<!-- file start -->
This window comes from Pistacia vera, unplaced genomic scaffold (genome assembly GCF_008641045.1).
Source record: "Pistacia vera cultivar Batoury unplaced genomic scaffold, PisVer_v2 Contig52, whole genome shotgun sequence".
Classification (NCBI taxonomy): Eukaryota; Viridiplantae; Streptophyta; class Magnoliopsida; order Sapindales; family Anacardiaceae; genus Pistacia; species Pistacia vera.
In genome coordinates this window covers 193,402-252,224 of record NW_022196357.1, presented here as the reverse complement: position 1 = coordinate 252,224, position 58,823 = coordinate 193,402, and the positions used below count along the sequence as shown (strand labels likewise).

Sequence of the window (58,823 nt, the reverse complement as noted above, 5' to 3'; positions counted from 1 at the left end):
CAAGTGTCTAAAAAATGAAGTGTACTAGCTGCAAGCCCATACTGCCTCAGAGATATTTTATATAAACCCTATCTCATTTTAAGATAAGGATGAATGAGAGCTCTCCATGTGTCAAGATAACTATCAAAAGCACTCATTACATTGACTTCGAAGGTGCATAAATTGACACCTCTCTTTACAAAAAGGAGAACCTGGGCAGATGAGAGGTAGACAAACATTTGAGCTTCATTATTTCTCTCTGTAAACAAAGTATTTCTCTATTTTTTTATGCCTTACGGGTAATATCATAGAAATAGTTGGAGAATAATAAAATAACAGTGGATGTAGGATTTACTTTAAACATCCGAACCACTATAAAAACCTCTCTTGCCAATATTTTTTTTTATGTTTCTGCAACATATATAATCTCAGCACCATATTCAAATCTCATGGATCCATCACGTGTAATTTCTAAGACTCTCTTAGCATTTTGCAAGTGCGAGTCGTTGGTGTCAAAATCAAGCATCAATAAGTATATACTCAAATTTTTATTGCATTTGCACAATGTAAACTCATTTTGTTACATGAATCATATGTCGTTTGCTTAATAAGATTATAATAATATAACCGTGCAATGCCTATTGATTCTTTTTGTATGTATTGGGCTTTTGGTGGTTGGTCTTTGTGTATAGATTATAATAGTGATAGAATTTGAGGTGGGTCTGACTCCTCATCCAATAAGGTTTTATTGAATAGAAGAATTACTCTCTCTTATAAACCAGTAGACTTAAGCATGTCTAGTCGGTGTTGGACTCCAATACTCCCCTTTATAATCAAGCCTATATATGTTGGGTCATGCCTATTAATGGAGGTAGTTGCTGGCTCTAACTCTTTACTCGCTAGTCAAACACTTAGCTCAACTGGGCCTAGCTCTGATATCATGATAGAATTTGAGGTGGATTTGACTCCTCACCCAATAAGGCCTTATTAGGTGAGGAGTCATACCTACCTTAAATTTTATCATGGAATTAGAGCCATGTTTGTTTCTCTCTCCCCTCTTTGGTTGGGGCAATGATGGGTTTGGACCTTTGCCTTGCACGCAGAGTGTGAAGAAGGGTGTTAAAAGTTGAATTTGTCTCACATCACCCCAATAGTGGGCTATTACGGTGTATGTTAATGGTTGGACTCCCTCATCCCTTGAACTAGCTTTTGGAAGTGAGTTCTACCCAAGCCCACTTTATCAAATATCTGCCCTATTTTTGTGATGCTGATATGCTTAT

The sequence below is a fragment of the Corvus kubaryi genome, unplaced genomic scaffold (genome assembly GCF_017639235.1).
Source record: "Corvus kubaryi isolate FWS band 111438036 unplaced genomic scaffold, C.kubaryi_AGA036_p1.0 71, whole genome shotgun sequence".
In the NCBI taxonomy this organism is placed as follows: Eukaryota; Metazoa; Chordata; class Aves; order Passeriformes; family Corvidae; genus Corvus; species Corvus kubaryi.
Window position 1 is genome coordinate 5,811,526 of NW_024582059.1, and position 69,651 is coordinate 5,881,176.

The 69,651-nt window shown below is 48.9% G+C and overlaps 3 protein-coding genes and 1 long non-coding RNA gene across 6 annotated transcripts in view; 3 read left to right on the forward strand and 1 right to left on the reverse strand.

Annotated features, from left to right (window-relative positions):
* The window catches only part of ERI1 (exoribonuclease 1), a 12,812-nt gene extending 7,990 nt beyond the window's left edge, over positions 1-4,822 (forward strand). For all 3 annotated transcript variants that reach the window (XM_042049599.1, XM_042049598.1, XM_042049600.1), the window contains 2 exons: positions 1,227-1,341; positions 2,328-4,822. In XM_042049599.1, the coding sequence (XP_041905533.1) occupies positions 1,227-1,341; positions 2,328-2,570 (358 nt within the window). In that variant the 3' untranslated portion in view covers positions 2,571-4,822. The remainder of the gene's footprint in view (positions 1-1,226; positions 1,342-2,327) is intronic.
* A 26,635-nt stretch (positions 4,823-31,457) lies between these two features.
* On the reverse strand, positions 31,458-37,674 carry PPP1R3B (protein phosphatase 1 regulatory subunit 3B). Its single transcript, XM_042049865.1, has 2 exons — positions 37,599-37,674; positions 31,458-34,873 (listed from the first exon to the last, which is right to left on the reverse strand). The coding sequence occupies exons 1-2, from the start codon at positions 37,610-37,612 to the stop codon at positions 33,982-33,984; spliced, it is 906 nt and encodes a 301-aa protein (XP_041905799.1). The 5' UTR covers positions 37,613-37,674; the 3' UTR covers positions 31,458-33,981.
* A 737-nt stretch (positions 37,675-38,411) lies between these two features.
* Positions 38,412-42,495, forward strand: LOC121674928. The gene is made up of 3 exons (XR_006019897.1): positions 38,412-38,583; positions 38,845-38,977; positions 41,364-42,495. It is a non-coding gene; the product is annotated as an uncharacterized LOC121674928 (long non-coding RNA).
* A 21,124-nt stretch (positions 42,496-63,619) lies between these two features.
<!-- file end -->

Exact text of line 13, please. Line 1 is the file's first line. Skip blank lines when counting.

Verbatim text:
* The window catches only part of ERI1 (exoribonuclease 1), a 12,812-nt gene extending 7,990 nt beyond the window's left edge, over positions 1-4,822 (forward strand). For all 3 annotated transcript variants that reach the window (XM_042049599.1, XM_042049598.1, XM_042049600.1), the window contains 2 exons: positions 1,227-1,341; positions 2,328-4,822. In XM_042049599.1, the coding sequence (XP_041905533.1) occupies positions 1,227-1,341; positions 2,328-2,570 (358 nt within the window). In that variant the 3' untranslated portion in view covers positions 2,571-4,822. The remainder of the gene's footprint in view (positions 1-1,226; positions 1,342-2,327) is intronic.